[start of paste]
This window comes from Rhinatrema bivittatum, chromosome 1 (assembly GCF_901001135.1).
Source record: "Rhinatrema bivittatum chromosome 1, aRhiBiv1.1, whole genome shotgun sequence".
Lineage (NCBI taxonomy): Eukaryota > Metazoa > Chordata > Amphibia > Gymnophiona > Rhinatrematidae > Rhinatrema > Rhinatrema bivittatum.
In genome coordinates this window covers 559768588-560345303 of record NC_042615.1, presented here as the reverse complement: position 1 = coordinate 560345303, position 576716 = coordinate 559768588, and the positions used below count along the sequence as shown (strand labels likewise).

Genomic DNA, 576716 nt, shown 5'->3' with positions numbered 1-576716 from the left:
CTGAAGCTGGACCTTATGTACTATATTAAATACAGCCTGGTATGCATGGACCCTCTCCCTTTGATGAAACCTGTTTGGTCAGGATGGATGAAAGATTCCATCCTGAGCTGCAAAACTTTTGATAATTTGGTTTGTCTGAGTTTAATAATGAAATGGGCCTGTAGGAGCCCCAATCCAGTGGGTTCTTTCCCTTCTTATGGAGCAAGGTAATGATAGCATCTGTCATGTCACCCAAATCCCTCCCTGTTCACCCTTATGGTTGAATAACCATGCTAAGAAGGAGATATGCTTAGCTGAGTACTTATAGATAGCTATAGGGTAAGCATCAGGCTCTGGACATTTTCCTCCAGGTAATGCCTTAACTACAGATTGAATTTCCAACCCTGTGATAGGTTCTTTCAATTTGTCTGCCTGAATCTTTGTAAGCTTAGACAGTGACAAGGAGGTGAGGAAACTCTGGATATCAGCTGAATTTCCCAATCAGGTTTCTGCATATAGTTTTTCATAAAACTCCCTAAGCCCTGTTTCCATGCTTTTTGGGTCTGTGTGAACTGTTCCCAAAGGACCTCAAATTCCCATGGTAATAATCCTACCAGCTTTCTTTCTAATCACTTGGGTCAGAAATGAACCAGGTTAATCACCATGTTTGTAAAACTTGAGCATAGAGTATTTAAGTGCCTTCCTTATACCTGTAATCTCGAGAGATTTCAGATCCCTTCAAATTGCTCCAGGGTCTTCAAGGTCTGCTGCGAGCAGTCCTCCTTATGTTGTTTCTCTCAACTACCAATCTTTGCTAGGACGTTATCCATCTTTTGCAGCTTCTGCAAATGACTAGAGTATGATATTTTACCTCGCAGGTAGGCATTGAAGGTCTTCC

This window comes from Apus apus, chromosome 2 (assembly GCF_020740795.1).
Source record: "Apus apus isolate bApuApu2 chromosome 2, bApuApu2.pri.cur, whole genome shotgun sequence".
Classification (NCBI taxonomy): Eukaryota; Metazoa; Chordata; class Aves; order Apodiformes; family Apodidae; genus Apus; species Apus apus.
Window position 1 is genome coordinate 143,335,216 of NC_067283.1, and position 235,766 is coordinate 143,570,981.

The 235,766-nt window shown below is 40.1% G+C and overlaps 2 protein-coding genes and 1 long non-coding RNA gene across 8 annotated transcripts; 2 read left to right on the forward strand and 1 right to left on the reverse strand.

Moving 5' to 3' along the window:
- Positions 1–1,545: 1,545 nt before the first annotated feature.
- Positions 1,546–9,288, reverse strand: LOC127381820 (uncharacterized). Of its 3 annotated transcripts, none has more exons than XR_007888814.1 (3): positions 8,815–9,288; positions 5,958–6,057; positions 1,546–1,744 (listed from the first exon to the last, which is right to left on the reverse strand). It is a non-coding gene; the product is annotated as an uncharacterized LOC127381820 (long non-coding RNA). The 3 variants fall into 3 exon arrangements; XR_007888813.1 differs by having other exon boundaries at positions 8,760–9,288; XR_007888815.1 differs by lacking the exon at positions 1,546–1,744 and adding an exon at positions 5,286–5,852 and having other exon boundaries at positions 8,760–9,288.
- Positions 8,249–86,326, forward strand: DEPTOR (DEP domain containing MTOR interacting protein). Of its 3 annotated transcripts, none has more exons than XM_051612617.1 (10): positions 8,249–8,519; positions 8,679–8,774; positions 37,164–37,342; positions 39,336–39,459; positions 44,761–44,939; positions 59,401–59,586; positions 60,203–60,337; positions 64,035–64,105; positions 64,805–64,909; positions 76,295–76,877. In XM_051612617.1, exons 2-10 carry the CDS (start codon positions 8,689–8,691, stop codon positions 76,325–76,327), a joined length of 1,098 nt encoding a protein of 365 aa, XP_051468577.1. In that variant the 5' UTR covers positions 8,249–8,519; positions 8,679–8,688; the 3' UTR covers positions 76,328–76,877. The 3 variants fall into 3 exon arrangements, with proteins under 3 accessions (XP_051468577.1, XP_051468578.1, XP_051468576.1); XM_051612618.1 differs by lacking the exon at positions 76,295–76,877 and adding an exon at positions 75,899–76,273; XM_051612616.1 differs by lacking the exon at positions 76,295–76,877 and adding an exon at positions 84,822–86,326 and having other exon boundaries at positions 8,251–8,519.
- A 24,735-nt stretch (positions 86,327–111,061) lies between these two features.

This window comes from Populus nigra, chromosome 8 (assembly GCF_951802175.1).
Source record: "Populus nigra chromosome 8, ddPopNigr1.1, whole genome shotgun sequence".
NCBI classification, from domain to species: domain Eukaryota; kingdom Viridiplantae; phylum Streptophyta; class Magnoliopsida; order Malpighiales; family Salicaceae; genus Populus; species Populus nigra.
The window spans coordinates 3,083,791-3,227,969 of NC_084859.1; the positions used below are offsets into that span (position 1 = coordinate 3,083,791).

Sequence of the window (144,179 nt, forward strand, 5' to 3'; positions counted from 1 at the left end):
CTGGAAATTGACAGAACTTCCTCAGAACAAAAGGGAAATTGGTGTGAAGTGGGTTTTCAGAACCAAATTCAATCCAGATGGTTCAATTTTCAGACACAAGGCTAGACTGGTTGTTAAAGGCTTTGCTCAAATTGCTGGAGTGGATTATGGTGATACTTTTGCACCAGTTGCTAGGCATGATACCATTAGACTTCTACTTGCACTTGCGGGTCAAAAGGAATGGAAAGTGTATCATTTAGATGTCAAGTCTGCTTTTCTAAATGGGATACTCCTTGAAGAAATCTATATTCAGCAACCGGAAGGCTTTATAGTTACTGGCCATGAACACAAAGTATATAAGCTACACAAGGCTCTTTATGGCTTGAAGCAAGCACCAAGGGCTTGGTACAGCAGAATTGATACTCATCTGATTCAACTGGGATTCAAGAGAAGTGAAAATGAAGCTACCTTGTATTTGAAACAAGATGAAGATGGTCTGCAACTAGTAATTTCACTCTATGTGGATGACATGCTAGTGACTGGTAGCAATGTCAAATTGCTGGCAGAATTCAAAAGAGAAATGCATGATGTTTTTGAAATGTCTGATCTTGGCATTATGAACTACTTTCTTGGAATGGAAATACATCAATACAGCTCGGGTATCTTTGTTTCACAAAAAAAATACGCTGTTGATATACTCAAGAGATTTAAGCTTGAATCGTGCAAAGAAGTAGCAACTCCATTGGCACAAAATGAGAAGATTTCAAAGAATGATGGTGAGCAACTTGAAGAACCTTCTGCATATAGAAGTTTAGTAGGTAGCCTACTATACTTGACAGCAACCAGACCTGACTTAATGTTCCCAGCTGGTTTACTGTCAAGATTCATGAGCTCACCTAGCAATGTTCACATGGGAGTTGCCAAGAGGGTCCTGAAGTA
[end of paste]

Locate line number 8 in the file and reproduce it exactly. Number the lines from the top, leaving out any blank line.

Source record: "Apus apus isolate bApuApu2 chromosome 2, bApuApu2.pri.cur, whole genome shotgun sequence".